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WNY container farming, LED lighting companies team up with UB on AI solutions for plant health

Aug 28, 2023

Gabe Bialkowski, founder of Ellicottville Greens, which is teaming up with the University at Buffalo and StarCo Lighting to develop lighting systems for vertical growing operations.

Gabe Bialkowski inspects plants in an indoor growing facility. StarCo’s tunable lights allow growers to adjust their color and temperature to find the best lighting for each crop.

Muk Musleh of StarCo Lighting demonstrates its six-channel grow lights at a 2022 lighting conference. (provided photo)

A new Buffalo venture thinks it can help plants grow better indoors by using artificial intelligence to fine-tune the light they are exposed to and monitor their health.

If they are right, the computer-enhanced lighting and imaging system they envision will make it easier to grow plants indoors and extend the growing season in places like Buffalo, where summers are short and winters long.

The idea is the brainchild of a University at Buffalo graduate who just bought an industrial LED lighting company and is teaming up with the CEO of a local indoor farming business that grows vegetables and herbs in repurposed shipping containers.

Muk Musleh got dual bachelor's degrees in electrical and computer engineering from UB in 2009 and last year bought StarCo Lighting, the LED lighting company he has helped lead since 2016.

Gabe Bialkowski founded Ellicottville Greens, the container farming company that’s supplying lettuce, herbs and microgreens to 14 school districts and a hospital in Cattaraugus County and is expanding to the City of Buffalo.

Gabe Bialkowski, founder of Ellicottville Greens, which is teaming up with the University at Buffalo and StarCo Lighting on a project to develop lighting systems for vertical growing operations.

The companies just got a research grant to partner with artificial intelligence experts at UB to devise a product combining tunable lighting with advanced imaging and AI to better care for plants in indoor growing operations like Ellicottville Greens.

Here's how it works:

Indoor growers know plants grow better under light of differing colors and intensity. And those combinations can vary for each stage of growth. Lighting manufacturers are competing to produce lighting that can be fine-tuned for different crops to make them grow best.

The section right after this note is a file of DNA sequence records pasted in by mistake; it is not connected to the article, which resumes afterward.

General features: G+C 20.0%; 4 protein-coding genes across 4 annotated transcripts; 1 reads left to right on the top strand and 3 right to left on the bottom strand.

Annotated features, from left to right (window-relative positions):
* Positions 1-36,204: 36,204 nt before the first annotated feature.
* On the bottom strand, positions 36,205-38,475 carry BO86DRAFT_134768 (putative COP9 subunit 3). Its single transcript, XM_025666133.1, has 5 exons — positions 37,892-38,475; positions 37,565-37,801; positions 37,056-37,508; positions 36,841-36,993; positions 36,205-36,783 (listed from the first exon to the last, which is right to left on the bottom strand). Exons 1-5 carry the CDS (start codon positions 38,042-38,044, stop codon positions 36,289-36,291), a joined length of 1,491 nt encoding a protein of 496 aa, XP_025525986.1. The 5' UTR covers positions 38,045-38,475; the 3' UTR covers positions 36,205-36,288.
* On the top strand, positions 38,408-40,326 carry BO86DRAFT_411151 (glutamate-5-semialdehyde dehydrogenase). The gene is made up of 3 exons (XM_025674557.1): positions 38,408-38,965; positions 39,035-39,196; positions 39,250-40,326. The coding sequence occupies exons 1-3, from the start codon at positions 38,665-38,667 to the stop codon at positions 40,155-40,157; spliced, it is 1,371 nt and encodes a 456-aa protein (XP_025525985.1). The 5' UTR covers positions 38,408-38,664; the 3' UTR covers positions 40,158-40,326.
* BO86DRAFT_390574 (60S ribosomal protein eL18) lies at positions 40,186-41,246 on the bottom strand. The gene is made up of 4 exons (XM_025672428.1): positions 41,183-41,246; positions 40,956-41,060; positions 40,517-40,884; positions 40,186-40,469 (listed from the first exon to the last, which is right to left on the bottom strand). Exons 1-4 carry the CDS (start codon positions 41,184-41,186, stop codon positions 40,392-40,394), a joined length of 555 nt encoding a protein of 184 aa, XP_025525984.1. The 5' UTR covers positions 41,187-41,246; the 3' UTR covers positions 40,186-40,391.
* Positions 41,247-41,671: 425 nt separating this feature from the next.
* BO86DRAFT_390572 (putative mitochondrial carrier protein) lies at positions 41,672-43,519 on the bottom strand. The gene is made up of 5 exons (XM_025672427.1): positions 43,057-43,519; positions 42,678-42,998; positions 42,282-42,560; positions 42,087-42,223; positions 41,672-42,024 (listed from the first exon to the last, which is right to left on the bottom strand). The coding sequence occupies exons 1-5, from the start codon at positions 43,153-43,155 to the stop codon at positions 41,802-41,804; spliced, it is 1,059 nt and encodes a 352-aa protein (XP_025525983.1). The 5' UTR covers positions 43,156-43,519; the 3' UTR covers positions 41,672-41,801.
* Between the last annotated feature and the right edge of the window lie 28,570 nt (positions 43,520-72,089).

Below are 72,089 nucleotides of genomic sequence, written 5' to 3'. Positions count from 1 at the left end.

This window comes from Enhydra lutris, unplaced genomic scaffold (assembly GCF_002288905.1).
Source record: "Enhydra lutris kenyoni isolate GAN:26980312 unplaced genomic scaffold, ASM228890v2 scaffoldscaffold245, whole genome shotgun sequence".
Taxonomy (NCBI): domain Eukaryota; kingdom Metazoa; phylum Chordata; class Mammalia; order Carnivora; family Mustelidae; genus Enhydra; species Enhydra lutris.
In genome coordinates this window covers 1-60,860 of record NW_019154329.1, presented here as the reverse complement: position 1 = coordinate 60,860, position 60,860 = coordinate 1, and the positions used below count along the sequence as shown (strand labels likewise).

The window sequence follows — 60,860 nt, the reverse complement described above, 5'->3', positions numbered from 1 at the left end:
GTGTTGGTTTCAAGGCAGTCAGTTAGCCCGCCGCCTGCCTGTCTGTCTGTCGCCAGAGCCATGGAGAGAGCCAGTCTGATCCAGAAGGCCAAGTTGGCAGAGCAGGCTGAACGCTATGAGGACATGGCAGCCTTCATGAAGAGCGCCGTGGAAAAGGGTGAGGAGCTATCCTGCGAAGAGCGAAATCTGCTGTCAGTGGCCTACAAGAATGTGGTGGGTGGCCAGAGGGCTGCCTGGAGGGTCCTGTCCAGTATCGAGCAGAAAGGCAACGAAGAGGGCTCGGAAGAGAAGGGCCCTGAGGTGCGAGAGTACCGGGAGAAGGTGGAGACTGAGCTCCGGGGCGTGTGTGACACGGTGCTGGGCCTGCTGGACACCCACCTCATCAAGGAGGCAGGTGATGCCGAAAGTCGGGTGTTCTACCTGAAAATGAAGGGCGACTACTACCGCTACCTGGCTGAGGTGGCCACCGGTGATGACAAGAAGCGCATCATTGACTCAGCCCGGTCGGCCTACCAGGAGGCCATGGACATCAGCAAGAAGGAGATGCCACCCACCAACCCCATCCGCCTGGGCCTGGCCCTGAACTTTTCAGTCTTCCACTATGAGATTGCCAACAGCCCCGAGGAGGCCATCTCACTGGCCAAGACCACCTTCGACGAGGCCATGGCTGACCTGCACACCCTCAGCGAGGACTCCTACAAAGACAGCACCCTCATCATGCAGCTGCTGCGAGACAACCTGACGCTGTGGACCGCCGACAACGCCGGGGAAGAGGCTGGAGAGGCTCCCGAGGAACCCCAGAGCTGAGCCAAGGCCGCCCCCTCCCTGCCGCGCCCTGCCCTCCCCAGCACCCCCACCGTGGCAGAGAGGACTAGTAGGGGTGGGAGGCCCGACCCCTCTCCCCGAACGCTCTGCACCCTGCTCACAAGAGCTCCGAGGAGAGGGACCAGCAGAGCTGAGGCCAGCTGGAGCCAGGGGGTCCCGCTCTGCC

Using lighting "recipes" tailored for each type of plant can produce better yields – more lettuce, more herbs, more mushrooms, to name the most common indoor crops. Higher yields lower the cost of indoor growing by making it more efficient.

But adding artificial intelligence to the mix could make the results even better.

StarCo's newest tunable grow lights allow growers to adjust their color and temperature over six to 10 segments of the spectrum to find the best lighting for each crop.

Musleh wants to up StarCo's game by equipping its lights with advanced cameras to capture images of the growing plants under different colors of light and use AI to monitor plant health up close and around the clock and "learn" to identify and flag potential problems.

FuzeHub, a nonprofit organization that supports manufacturers in New York by funding research and advancements, approved $50,000 for the project to equip “smart” grow lights to detect threats like bacteria or pests in individual plants before they become a threat to entire crops.

The money will help supply vertical growing racks, LED lighting panels and multispectral cameras and sensors in the lab of UB professor Jinjun Xiong for a yearlong project to develop the AI product and a database of plant images in different stages of growth under varying colors of light, Xiong said.

Gabe Bialkowski of Ellicottville Greens has 37 container farms with vertical grow racks producing thousands of heads of lettuce a week. He explains how a new project with StarCo Lighting and the University at Buffalo will research using AI to monitor plant health.

While the grant isn’t huge, the payoff could be groundbreaking for the blossoming indoor farm industry and the problem of food insecurity in local communities, like Buffalo’s East Side and food-challenged nations around the world, Xiong said.

“I’m most interested in research that is part of developing solutions that are meaningful to solve societal challenges,” Xiong said. “And this one is trying to solve the problem of food shortage.”

“I’m most interested in research that is part of developing solutions that are meaningful to solve societal challenges,” UB professor Jinjun Xiong said. “And this one is trying to solve the problem of food shortage.”

Ellicottville Greens and StarCo have both developed innovative methods and designs to deliver more efficient and less expensive solutions for their industries.